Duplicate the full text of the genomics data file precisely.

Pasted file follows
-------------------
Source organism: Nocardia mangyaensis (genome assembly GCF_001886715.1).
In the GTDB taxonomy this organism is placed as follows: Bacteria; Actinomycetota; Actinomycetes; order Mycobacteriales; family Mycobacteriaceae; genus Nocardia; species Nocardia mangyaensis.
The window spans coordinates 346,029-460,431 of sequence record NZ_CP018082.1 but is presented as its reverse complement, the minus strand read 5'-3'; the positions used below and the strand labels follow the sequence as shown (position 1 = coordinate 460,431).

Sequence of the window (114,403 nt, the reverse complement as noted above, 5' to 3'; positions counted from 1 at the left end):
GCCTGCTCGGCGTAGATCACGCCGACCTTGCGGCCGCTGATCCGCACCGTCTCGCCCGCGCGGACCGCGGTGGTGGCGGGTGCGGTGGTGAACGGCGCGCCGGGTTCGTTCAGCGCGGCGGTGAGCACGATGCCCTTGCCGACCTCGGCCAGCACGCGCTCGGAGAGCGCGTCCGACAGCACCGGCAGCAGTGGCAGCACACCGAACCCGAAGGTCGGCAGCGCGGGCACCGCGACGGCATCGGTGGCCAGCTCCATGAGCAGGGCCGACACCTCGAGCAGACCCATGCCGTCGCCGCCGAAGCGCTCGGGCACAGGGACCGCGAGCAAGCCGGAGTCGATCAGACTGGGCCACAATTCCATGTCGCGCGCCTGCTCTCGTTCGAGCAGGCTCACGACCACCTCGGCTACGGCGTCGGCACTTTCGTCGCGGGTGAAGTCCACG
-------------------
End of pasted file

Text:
Source organism: Nocardia mangyaensis (genome assembly GCF_001886715.1).
In the GTDB taxonomy this organism is placed as follows: Bacteria; Actinomycetota; Actinomycetes; order Mycobacteriales; family Mycobacteriaceae; genus Nocardia; species Nocardia mangyaensis.
The window spans coordinates 346,029-460,431 of sequence record NZ_CP018082.1 but is presented as its reverse complement, the minus strand read 5'-3'; the positions used below and the strand labels follow the sequence as shown (position 1 = coordinate 460,431).

Sequence of the window (114,403 nt, the reverse complement as noted above, 5' to 3'; positions counted from 1 at the left end):
GCCTGCTCGGCGTAGATCACGCCGACCTTGCGGCCGCTGATCCGCACCGTCTCGCCCGCGCGGACCGCGGTGGTGGCGGGTGCGGTGGTGAACGGCGCGCCGGGTTCGTTCAGCGCGGCGGTGAGCACGATGCCCTTGCCGACCTCGGCCAGCACGCGCTCGGAGAGCGCGTCCGACAGCACCGGCAGCAGTGGCAGCACACCGAACCCGAAGGTCGGCAGCGCGGGCACCGCGACGGCATCGGTGGCCAGCTCCATGAGCAGGGCCGACACCTCGAGCAGACCCATGCCGTCGCCGCCGAAGCGCTCGGGCACAGGGACCGCGAGCAAGCCGGAGTCGATCAGACTGGGCCACAATTCCATGTCGCGCGCCTGCTCTCGTTCGAGCAGGCTCACGACCACCTCGGCTACGGCGTCGGCACTTTCGTCGCGGGTGAAGTCCACG